EU citizens after Brexit: understanding the risks

by Madeleine Sumption

Despite major disagreements about how Brexit should be done, politicians across political parties and across the ‘Leave-Remain divide’ agree on one thing: EU citizens already living in the UK will keep their rights to do so after Brexit.

But just because there is some level of political consensus about the issue, it doesn’t mean it will be easy in practice.

Migration Observatory analysis of ‘at risk’ EU citizen groups

There are currently an estimated 3.6 million EU citizens and their family members in the UK who will – at least under the current official policy timeline – need to receive documents confirming their status before July 2021.

In a series of analyses looking at the status of EU citizens in the UK, the Migration Observatory has been examining how and why some EU citizens could struggle to secure the ‘settled status’ to which they are entitled. This includes factors such as a lack of awareness of the process or the need to apply, vulnerabilities or chaotic lifestyles that make an application difficult, and lack of evidence that they have actually been living in the UK.

Our analysis is the first attempt to map out which groups may be at risk and estimate their numbers, and it is designed to help answer the questions that have frequently arisen among policymakers and stakeholders, such as civil society organisations and service providers working with migrants.passport-and-map DT 600

First, a potentially significant number of people may not be aware that they can and need to apply. A key group that immigration lawyers have frequently identified is long-term residents, who may assume that because they have lived in the UK for a long time (or because they are married to a British citizen or have British children), the government knows about their existence and their status is secure. There are an estimated 146,000 EU citizens who have been in the UK for at least 30 years. Others may believe they are ineligible or fear being rejected, for example because of a minor criminal conviction or caution.

We know from research on other kinds of government programmes, such as tax and benefits, that people often do not understand eligibility rules and thus fail to take up benefits to which they are entitled.

Even where people understand the need to apply, applications may be more difficult where people are already vulnerable or have reduced autonomy for some reason. For example, our estimate based on official data is that there were 50,000 EU citizen women experiencing some form of domestic abuse (either once or repeatedly) in the year ending March 2017.

Some EU citizens may need help completing an application, for example due to age and disability (EU citizens are a relatively young population but an estimated 56,000 were age 75 or above in 2017); or digital exclusion (in early 2017 an estimated 2% or 64,000 non-Irish EU citizens said that they had never used the internet).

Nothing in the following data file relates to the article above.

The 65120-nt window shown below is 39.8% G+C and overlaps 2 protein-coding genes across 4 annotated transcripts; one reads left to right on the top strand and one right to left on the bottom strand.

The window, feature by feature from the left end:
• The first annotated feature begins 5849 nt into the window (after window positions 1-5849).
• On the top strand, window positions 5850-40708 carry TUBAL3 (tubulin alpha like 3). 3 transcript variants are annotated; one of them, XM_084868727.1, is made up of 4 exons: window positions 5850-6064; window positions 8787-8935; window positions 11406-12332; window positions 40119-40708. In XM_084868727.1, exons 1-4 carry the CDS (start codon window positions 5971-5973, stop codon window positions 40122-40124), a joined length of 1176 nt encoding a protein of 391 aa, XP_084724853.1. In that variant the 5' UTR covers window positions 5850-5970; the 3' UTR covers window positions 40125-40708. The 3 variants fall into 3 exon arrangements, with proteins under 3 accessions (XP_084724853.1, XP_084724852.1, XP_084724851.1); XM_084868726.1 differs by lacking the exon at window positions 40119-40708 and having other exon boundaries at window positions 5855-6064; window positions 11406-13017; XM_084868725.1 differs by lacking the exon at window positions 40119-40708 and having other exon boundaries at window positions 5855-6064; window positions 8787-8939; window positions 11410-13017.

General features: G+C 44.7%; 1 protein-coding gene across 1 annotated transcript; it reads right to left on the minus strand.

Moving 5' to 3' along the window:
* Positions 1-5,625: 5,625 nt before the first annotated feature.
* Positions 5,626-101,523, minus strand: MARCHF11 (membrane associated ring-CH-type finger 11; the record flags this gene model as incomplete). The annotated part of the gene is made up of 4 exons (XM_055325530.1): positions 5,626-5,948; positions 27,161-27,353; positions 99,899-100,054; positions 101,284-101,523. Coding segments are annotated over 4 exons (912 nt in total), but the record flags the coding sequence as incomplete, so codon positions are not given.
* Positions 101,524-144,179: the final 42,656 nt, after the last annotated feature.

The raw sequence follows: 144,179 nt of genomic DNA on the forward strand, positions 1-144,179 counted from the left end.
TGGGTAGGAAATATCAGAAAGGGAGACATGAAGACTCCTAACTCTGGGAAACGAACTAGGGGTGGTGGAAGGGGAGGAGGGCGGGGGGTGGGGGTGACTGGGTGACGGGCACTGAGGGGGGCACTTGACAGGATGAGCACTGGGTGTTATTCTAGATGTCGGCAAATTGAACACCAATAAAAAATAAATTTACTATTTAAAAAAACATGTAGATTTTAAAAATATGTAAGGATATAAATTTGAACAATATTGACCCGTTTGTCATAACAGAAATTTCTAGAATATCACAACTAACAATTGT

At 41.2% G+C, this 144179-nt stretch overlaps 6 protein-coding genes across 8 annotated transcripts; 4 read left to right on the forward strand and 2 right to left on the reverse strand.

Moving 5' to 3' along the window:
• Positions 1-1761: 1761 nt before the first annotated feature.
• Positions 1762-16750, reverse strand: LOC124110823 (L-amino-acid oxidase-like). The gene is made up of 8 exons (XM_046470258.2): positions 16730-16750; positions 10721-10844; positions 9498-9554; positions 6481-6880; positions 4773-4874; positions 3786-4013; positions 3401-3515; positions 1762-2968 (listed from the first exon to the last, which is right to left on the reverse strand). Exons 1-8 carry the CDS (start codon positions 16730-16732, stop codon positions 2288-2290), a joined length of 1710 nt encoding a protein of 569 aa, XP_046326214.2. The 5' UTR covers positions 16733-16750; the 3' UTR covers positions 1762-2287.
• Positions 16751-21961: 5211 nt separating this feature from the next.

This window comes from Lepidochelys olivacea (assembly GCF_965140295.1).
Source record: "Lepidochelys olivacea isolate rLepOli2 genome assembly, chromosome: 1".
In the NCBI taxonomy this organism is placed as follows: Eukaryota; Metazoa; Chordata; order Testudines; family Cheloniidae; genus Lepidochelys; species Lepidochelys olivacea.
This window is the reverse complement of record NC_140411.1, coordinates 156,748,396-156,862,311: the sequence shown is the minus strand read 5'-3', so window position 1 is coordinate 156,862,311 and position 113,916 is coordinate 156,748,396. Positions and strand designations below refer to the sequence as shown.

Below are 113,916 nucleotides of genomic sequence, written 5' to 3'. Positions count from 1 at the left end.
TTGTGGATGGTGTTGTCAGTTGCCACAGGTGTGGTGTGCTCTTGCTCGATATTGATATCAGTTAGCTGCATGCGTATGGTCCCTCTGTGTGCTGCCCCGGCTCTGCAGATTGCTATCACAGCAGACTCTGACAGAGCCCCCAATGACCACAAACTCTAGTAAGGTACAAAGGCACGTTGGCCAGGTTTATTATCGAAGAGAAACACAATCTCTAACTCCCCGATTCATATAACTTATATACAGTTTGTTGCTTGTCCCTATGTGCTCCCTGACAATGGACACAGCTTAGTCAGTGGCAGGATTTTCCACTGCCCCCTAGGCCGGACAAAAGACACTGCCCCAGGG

Finally, some may have difficulty demonstrating that they have been living in the UK. Most EU citizens won’t need to, as there will be tax or benefits records that the government already holds. The government has also said that for people without those records, it will expand the types of documents that can be provided. But a small core of people will have left very little paper trail. An estimated 3.4% of people age 18 and over in the UK do not have bank accounts, for example, suggesting that their lives are lived primarily in cash; if the share is the same for all citizenships, this would be equivalent to just over 90,000 non-Irish EU citizen adults.

Informing the migration debate

This is just one example of research that the Migration Observatory has been undertaking to inform public and policy debates about migration. In the past year we have also examined policies towards skilled non-EU migrants and the impacts of the cap on work visas that was hit late last year, as well as the future of migration policy after Brexit in the different regions and nations of the UK.

MO website

We were honoured to receive the 2017 ESRC Celebrating Impact Prize for Outstanding Impact in Society, and have been delighted to be able to use the funds to support our communications and media activities – including a programme of meetings and data gathering to better understand the interests of our users, and improvements to our much-visited website.


sumption 150Madeleine Sumption is the Director of the Migration Observatory at the University of Oxford, which provides impartial analysis of migration in the UK. Her research focuses on the design and impacts of immigration policies, particularly in the UK. Before joining the University of Oxford, Madeleine was Director of Research for the International Program at the Migration Policy Institute, a non-partisan think tank in Washington DC. In 2017, she received an MBE for services to social science.

In 2017 Madeleine and her team won the ESRC Celebrating Impact Prize for Outstanding Impact in Society.

Winners of this year’s Celebrating Impact Prize will be announced on 20 June. Read the 2018 shortlist and follow #impactprize on Twitter to find out more.

Read the Migration Observatory’s analysis on Brexit.

You can follow @M_Sumption and @MigObs on Twitter.

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